Taking cholesterol-lowering statins may help to prevent Alzheimer’s disease, a study has suggested for the first time, according to a report in the Times of London.
Researchers in the U.S. released a study Monday claiming to have uncovered clear evidence that the drugs could ward off the illness. The large-scale study, conducted at Boston University, found that the drugs may cut the risk of getting Alzheimer’s by as much as 79 percent, even in people thought to be genetically susceptible to the disease. The lead author, Gail Li, said the study was the first to compare the brains of people who had received statins with those who had not.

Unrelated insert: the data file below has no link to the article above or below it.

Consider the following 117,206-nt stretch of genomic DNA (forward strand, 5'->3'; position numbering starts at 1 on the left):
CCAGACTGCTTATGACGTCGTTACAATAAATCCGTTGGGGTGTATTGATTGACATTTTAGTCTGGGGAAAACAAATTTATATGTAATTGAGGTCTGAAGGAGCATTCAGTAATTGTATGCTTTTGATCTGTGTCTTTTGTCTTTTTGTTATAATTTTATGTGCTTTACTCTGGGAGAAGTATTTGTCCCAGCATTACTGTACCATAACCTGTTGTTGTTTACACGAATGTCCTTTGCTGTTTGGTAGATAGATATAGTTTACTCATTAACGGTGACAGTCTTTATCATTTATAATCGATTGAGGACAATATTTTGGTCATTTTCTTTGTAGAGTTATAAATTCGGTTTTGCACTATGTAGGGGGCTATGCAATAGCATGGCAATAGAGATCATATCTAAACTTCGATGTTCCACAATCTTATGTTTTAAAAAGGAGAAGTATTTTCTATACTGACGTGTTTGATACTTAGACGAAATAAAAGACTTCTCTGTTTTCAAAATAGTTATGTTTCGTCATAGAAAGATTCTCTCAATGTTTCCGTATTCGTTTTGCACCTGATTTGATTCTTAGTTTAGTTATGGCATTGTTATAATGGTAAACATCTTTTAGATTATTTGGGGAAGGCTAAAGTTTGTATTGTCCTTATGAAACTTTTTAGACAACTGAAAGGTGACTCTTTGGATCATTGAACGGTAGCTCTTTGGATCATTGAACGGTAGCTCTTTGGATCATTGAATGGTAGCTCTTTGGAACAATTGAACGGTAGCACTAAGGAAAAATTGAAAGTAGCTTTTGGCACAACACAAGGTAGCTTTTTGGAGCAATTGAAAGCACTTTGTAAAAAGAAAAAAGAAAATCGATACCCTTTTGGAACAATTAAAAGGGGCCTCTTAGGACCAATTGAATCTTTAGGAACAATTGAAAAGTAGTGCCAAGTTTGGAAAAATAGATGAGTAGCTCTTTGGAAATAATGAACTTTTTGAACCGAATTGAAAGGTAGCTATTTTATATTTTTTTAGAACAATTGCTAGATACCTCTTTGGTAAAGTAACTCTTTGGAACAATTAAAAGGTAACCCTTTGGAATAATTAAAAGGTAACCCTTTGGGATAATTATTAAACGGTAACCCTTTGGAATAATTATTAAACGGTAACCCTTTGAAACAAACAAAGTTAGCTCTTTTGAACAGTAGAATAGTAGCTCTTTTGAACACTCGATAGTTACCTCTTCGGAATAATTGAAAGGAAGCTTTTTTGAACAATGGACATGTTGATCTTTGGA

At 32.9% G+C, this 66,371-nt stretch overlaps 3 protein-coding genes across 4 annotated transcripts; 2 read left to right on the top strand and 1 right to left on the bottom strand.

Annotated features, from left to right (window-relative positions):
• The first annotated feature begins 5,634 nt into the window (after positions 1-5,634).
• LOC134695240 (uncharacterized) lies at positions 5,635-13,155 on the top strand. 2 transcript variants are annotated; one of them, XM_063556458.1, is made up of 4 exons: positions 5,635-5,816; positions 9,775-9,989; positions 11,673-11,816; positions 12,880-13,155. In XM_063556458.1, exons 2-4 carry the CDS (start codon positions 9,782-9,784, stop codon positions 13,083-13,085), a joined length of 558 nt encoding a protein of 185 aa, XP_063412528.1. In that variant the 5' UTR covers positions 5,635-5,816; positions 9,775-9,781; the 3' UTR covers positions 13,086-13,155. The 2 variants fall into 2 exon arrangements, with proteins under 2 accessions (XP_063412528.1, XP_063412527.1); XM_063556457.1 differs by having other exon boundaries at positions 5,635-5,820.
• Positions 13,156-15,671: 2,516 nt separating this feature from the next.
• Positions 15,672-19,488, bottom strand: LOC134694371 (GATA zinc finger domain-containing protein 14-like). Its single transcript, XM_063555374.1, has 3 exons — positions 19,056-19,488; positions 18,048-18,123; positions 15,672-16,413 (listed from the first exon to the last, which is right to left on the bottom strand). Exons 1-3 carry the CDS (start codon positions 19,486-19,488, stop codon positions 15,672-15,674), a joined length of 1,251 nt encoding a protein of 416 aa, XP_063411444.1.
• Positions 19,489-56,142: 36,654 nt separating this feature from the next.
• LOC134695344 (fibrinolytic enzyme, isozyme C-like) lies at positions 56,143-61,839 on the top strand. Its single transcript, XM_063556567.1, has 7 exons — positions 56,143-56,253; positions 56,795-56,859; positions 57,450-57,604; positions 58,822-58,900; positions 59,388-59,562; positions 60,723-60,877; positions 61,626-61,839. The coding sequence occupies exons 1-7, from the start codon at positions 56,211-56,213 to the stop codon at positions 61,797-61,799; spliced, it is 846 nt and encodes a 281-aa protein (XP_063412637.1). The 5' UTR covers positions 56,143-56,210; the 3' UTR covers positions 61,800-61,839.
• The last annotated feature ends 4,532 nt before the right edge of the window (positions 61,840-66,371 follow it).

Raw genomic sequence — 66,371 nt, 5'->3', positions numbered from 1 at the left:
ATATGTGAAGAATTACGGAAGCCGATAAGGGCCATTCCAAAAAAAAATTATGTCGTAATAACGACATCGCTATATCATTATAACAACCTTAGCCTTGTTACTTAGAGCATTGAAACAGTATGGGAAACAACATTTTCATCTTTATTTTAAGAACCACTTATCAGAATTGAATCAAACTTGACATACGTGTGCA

Previous research has indicated that Alzheimer’s may be caused by poor blood flow and vascular changes in the brain, which statins may help to prevent. Li, from the University of Washington School of Medicine in Seattle, and her colleagues examined the brains of 110 people who had died between the ages of 65 and 79, and had donated their organs for research.
The two changes in the brain considered the hallmarks of Alzheimer’s are known as brain “plaques” and “tangles”. These are protein deposits that appear to spread in the brain, although the cause of Alzheimer’s is not yet fully understood.
The researchers found significantly fewer tangles in the brains of people who had taken statins than those who had not, even allowing for variables such as age, gender and past health.